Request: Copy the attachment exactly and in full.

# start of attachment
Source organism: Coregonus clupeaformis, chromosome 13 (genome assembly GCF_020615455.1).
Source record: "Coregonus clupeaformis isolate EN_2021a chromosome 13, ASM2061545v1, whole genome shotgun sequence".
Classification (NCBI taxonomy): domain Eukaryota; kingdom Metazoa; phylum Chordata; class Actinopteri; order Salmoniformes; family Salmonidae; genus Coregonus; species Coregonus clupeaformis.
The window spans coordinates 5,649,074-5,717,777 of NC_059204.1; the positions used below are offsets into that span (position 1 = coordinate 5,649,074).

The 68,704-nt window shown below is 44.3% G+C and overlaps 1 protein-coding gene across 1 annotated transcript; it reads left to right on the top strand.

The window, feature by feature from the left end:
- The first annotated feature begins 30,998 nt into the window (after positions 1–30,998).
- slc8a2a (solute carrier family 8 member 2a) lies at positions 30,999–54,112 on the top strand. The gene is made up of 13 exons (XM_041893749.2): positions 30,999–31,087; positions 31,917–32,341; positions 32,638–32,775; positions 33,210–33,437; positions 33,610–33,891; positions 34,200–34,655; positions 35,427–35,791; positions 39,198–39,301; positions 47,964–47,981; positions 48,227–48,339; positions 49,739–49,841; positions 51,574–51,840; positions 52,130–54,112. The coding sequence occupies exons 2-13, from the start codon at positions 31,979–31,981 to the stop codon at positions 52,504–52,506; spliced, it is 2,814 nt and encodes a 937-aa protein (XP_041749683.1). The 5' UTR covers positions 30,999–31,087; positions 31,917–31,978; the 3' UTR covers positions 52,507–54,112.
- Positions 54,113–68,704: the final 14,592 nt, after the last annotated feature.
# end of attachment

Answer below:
Source organism: Coregonus clupeaformis, chromosome 13 (genome assembly GCF_020615455.1).
Source record: "Coregonus clupeaformis isolate EN_2021a chromosome 13, ASM2061545v1, whole genome shotgun sequence".
Classification (NCBI taxonomy): domain Eukaryota; kingdom Metazoa; phylum Chordata; class Actinopteri; order Salmoniformes; family Salmonidae; genus Coregonus; species Coregonus clupeaformis.
The window spans coordinates 5,649,074-5,717,777 of NC_059204.1; the positions used below are offsets into that span (position 1 = coordinate 5,649,074).

The 68,704-nt window shown below is 44.3% G+C and overlaps 1 protein-coding gene across 1 annotated transcript; it reads left to right on the top strand.

The window, feature by feature from the left end:
- The first annotated feature begins 30,998 nt into the window (after positions 1–30,998).
- slc8a2a (solute carrier family 8 member 2a) lies at positions 30,999–54,112 on the top strand. The gene is made up of 13 exons (XM_041893749.2): positions 30,999–31,087; positions 31,917–32,341; positions 32,638–32,775; positions 33,210–33,437; positions 33,610–33,891; positions 34,200–34,655; positions 35,427–35,791; positions 39,198–39,301; positions 47,964–47,981; positions 48,227–48,339; positions 49,739–49,841; positions 51,574–51,840; positions 52,130–54,112. The coding sequence occupies exons 2-13, from the start codon at positions 31,979–31,981 to the stop codon at positions 52,504–52,506; spliced, it is 2,814 nt and encodes a 937-aa protein (XP_041749683.1). The 5' UTR covers positions 30,999–31,087; positions 31,917–31,978; the 3' UTR covers positions 52,507–54,112.
- Positions 54,113–68,704: the final 14,592 nt, after the last annotated feature.